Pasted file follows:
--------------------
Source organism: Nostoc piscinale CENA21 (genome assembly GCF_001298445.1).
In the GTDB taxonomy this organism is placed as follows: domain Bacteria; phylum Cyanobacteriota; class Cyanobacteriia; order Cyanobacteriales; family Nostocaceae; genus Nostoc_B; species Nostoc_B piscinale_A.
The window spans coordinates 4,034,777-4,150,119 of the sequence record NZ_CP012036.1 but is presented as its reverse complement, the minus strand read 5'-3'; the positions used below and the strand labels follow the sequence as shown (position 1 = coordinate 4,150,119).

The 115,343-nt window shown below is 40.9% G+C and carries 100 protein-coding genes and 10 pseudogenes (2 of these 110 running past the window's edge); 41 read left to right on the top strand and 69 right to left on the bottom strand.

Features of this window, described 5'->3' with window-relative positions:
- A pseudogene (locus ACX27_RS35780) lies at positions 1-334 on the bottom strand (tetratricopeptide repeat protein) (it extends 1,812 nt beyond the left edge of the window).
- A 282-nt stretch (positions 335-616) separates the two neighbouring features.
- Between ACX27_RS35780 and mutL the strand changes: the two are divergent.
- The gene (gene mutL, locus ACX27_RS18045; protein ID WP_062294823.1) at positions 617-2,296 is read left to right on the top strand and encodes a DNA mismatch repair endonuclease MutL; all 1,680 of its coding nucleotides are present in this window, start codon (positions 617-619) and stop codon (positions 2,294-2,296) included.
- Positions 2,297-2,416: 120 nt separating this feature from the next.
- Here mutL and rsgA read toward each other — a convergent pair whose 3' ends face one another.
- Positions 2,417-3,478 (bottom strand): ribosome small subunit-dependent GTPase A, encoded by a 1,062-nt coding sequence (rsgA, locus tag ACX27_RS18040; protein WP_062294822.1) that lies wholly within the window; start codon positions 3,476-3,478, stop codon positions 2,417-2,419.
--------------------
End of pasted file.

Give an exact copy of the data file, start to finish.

Source organism: Nostoc piscinale CENA21 (genome assembly GCF_001298445.1).
In the GTDB taxonomy this organism is placed as follows: domain Bacteria; phylum Cyanobacteriota; class Cyanobacteriia; order Cyanobacteriales; family Nostocaceae; genus Nostoc_B; species Nostoc_B piscinale_A.
The window spans coordinates 4,034,777-4,150,119 of the sequence record NZ_CP012036.1 but is presented as its reverse complement, the minus strand read 5'-3'; the positions used below and the strand labels follow the sequence as shown (position 1 = coordinate 4,150,119).

The 115,343-nt window shown below is 40.9% G+C and carries 100 protein-coding genes and 10 pseudogenes (2 of these 110 running past the window's edge); 41 read left to right on the top strand and 69 right to left on the bottom strand.

Features of this window, described 5'->3' with window-relative positions:
- A pseudogene (locus ACX27_RS35780) lies at positions 1-334 on the bottom strand (tetratricopeptide repeat protein) (it extends 1,812 nt beyond the left edge of the window).
- A 282-nt stretch (positions 335-616) separates the two neighbouring features.
- Between ACX27_RS35780 and mutL the strand changes: the two are divergent.
- The gene (gene mutL, locus ACX27_RS18045; protein ID WP_062294823.1) at positions 617-2,296 is read left to right on the top strand and encodes a DNA mismatch repair endonuclease MutL; all 1,680 of its coding nucleotides are present in this window, start codon (positions 617-619) and stop codon (positions 2,294-2,296) included.
- Positions 2,297-2,416: 120 nt separating this feature from the next.
- Here mutL and rsgA read toward each other — a convergent pair whose 3' ends face one another.
- Positions 2,417-3,478 (bottom strand): ribosome small subunit-dependent GTPase A, encoded by a 1,062-nt coding sequence (rsgA, locus tag ACX27_RS18040; protein WP_062294822.1) that lies wholly within the window; start codon positions 3,476-3,478, stop codon positions 2,417-2,419.